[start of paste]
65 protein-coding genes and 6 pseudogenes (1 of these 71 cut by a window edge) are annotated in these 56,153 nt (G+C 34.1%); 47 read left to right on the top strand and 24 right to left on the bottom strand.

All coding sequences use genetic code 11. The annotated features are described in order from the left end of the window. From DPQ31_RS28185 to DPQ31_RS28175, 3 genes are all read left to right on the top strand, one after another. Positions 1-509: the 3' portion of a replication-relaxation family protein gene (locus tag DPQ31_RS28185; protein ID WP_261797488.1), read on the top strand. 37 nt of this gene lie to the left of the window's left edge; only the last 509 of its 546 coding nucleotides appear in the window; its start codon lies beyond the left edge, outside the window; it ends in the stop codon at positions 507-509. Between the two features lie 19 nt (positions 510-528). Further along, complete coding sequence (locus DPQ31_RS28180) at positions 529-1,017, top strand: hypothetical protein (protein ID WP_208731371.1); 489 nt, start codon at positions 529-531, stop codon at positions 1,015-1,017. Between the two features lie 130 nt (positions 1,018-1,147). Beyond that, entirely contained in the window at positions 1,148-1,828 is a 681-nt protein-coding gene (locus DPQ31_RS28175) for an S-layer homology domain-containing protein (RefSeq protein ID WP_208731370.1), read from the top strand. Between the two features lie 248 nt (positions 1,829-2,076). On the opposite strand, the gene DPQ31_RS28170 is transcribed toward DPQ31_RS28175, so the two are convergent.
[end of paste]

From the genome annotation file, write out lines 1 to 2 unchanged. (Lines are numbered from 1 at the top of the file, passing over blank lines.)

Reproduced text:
65 protein-coding genes and 6 pseudogenes (1 of these 71 cut by a window edge) are annotated in these 56,153 nt (G+C 34.1%); 47 read left to right on the top strand and 24 right to left on the bottom strand.

All coding sequences use genetic code 11. The annotated features are described in order from the left end of the window. From DPQ31_RS28185 to DPQ31_RS28175, 3 genes are all read left to right on the top strand, one after another. Positions 1-509: the 3' portion of a replication-relaxation family protein gene (locus tag DPQ31_RS28185; protein ID WP_261797488.1), read on the top strand. 37 nt of this gene lie to the left of the window's left edge; only the last 509 of its 546 coding nucleotides appear in the window; its start codon lies beyond the left edge, outside the window; it ends in the stop codon at positions 507-509. Between the two features lie 19 nt (positions 510-528). Further along, complete coding sequence (locus DPQ31_RS28180) at positions 529-1,017, top strand: hypothetical protein (protein ID WP_208731371.1); 489 nt, start codon at positions 529-531, stop codon at positions 1,015-1,017. Between the two features lie 130 nt (positions 1,018-1,147). Beyond that, entirely contained in the window at positions 1,148-1,828 is a 681-nt protein-coding gene (locus DPQ31_RS28175) for an S-layer homology domain-containing protein (RefSeq protein ID WP_208731370.1), read from the top strand. Between the two features lie 248 nt (positions 1,829-2,076). On the opposite strand, the gene DPQ31_RS28170 is transcribed toward DPQ31_RS28175, so the two are convergent.